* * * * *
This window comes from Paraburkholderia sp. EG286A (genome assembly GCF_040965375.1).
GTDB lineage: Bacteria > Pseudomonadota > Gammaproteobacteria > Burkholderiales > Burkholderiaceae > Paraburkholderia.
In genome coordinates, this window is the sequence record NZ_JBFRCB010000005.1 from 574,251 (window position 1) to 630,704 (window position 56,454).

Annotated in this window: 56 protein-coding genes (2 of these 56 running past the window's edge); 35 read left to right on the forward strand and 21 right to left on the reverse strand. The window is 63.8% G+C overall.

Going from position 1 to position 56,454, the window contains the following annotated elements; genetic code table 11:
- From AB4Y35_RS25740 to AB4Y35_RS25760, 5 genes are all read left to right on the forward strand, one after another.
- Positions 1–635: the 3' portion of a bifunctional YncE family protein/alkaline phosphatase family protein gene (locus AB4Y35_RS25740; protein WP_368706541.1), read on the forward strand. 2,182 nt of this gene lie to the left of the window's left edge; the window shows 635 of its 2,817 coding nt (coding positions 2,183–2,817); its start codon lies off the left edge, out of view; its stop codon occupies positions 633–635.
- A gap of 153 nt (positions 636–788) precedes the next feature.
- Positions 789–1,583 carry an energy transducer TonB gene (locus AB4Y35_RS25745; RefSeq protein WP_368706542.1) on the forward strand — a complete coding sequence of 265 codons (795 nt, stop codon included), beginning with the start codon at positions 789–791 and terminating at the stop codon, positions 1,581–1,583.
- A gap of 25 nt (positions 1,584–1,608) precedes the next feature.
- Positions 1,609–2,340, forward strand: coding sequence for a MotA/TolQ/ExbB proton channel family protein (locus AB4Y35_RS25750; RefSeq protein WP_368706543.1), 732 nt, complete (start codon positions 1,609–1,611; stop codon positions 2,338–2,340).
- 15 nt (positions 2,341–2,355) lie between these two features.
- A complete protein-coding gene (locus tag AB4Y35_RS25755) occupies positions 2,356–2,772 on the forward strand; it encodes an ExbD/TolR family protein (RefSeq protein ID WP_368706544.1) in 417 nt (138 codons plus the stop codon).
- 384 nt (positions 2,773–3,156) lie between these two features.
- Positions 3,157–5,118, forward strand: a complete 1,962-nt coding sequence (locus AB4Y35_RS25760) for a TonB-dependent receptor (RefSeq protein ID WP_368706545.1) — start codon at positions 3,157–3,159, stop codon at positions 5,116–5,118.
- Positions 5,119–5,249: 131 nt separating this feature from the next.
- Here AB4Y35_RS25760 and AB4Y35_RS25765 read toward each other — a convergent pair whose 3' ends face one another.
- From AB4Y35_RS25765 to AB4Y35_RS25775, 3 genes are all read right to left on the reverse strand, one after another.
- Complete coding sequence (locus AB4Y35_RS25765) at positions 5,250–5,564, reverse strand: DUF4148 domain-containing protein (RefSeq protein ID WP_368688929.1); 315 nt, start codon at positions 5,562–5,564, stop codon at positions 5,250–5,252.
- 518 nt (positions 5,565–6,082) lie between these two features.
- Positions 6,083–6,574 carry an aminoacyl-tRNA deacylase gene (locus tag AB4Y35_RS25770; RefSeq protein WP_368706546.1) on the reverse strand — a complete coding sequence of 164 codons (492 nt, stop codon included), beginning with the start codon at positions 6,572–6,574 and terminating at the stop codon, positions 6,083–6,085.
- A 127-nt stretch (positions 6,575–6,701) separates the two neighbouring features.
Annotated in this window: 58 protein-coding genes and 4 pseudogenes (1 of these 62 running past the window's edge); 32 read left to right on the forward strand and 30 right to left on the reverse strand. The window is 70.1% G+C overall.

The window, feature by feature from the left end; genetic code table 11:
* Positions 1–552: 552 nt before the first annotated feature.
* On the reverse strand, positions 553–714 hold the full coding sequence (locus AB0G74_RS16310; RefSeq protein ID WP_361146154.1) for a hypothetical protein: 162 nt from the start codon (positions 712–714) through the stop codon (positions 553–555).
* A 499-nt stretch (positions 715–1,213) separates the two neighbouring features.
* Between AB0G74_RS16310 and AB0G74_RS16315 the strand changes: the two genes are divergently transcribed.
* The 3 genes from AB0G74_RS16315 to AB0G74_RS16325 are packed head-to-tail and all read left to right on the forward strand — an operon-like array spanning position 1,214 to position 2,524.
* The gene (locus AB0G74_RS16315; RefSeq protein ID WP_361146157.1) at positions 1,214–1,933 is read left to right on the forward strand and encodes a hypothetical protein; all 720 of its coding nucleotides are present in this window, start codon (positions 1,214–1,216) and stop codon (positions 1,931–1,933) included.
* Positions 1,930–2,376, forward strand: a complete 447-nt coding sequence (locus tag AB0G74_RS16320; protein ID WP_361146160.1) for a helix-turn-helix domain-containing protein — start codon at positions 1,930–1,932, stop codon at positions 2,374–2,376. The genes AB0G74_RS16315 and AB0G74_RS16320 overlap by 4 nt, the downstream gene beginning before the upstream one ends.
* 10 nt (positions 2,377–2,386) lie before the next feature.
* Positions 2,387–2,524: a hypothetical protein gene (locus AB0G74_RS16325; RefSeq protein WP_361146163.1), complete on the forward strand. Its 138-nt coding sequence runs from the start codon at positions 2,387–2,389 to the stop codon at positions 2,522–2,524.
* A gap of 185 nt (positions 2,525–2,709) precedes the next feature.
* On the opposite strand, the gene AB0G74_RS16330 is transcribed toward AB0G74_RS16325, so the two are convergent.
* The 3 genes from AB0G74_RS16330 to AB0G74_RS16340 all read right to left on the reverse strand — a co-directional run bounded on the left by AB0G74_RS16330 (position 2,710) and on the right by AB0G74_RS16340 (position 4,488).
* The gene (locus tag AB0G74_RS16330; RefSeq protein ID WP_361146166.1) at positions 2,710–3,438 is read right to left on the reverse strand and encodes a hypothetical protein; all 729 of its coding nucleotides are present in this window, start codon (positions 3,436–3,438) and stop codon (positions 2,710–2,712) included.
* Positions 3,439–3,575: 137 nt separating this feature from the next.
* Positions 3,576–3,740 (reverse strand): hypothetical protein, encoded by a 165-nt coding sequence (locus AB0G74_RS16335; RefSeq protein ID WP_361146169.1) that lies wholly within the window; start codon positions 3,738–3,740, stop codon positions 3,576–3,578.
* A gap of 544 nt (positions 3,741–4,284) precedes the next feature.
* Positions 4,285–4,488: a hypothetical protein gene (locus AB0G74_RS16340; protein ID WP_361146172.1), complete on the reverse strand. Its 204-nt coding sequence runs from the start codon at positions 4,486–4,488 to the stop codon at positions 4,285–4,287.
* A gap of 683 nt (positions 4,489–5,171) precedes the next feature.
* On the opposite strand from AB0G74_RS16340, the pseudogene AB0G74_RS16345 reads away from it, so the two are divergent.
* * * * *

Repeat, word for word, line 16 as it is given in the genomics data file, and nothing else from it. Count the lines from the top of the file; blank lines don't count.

- Positions 5,119–5,249: 131 nt separating this feature from the next.